Aug 6, 2023
The Ukrainian air force wasn’t supposed to last more than a few days in a wider war with Russian forces. Eighteen months later, the air arm not only has lasted—it has transformed into a long-range strike force. One that is shaping the battlefield across Ukraine.
And remarkably, the air force is growing more survivable as time goes on: firing new Western rockets and missiles over greater distances, and thus avoiding the most intensive Russian air-defenses.
On Feb. 25, 2022, the day Russia escalated its then eight-year war on Ukraine, Kyiv’s air arm had just 125 or so aging, ex-Soviet warplanes: around 50 Mikoyan MiG-29s, 30 Sukhoi Su-25s and a couple dozen each Sukhoi Su-27s and Sukhoi Su-24s.
Some observers expected Russian missile attacks and fighter sweeps entirely to eliminate Ukraine’s fighter and attack brigades within hours or days.
That didn’t happen. Tipped off by NATO intelligence that the attack was coming, Ukraine’s fighter and attack crews flew their planes to small airfields and roadway airstrips, dodging the initial barrages on their main bases. Flying into battle, the pilots stayed low—really low—to minimize their exposure to Russian missiles.
After a year and a half of hard fighting, the air force has lost no fewer than 69 aircraft—to ground-based air-defenses, mostly—but has managed to maintain its overall front-line strength by restoring old, grounded airframes and acquiring from NATO countries 18 Su-25s and 27 MiG-29s.
Equally importantly, the air force has armed each of its front-line types with new Western-made munitions with greater range than the Soviet munitions they replaced. Significantly greater range, in some cases.
The Su-25s got American-made Zuni rockets that add distance and accuracy to their distinctive “rocket-tossing” attacks at targets as far as five miles away. The MiG-29s and Su-27s got, from U.S. stocks, High-Speed Anti-Radiation Missiles that hone in on enemy radars from as far away as 80 miles.
Perhaps most notably, the air force has armed its Su-24s with two types of cruise missiles, the British Storm Shadow and French SCALP, both of which can travel 155 miles. In just the past couple of weeks, Su-24s firing cruise missiles have blown up a Russian vehicle depot and dropped several vital bridges carrying supplies into Russian-occupied southern Ukraine.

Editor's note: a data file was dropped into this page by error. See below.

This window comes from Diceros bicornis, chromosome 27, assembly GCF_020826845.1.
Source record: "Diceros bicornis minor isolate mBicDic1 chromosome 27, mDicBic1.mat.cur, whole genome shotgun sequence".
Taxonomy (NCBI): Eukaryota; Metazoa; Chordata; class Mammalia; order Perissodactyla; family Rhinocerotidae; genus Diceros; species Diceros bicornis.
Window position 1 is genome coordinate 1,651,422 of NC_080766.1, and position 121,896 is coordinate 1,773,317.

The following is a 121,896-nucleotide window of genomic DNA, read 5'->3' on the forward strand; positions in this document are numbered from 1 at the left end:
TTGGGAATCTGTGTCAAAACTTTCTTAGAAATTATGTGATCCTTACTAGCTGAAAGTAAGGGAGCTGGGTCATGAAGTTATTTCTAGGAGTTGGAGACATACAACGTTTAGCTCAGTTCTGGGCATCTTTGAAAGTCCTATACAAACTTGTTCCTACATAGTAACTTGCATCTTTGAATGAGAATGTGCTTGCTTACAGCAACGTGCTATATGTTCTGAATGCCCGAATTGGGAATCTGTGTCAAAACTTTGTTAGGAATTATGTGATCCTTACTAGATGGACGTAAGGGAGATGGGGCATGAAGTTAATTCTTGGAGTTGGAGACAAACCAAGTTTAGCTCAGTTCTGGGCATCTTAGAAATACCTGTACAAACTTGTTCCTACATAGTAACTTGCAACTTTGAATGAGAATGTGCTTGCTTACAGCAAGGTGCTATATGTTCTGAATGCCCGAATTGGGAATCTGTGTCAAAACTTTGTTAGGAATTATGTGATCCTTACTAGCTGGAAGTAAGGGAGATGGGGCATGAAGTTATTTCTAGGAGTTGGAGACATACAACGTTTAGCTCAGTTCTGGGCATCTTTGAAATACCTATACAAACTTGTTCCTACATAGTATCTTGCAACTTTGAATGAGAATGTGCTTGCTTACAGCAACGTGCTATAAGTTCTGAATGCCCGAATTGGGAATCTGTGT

The shift to stand-off attacks—all Ukrainian jets except the Su-25s can fire munitions from beyond the range of most of Russia’s ground-based air-defenses—greatly has boosted the life-expectancy of Ukrainian pilots. After writing off more than 60 jets last year, this year the air force apparently has lost just four MiG-29s, an Su-24, an Su-25 and an Su-27. A rate of loss for 2023 that’s a fifth what it was in 2022.
If the most recent phase of the Ukrainian air force’s transformation saw it adopt modern Western munitions, the next phase should see it adopt Western planes. After many months of diplomacy, the United Kingdom and The Netherlands back in May announced they would work together to train Ukrainian pilots to fly Lockheed Martin F-16s.
The Netherlands meanwhile signaled it would donate to Ukraine some of its roughly three dozen active and retired F-16s after the training is complete. A White House official said a training plan should be in place “towards the end of the year.”
The F-16 is not a new plane. The fighters The Netherlands might donate to Ukraine were built in the 1980s and deeply upgraded 20 years later.
But the F-16 fully is compatible with a wide array of modern munitions—and, for instance, can fire HARM anti-radar missiles in their most accurate mode.
The F-16 isn’t some wonder weapon. But it should help the Ukrainian air force to fire more and better missiles even farther and more accurately than it’s doing now. In the wider war’s third year, that could mean even fewer losses for an air force that wasn’t supposed to last more than a few days.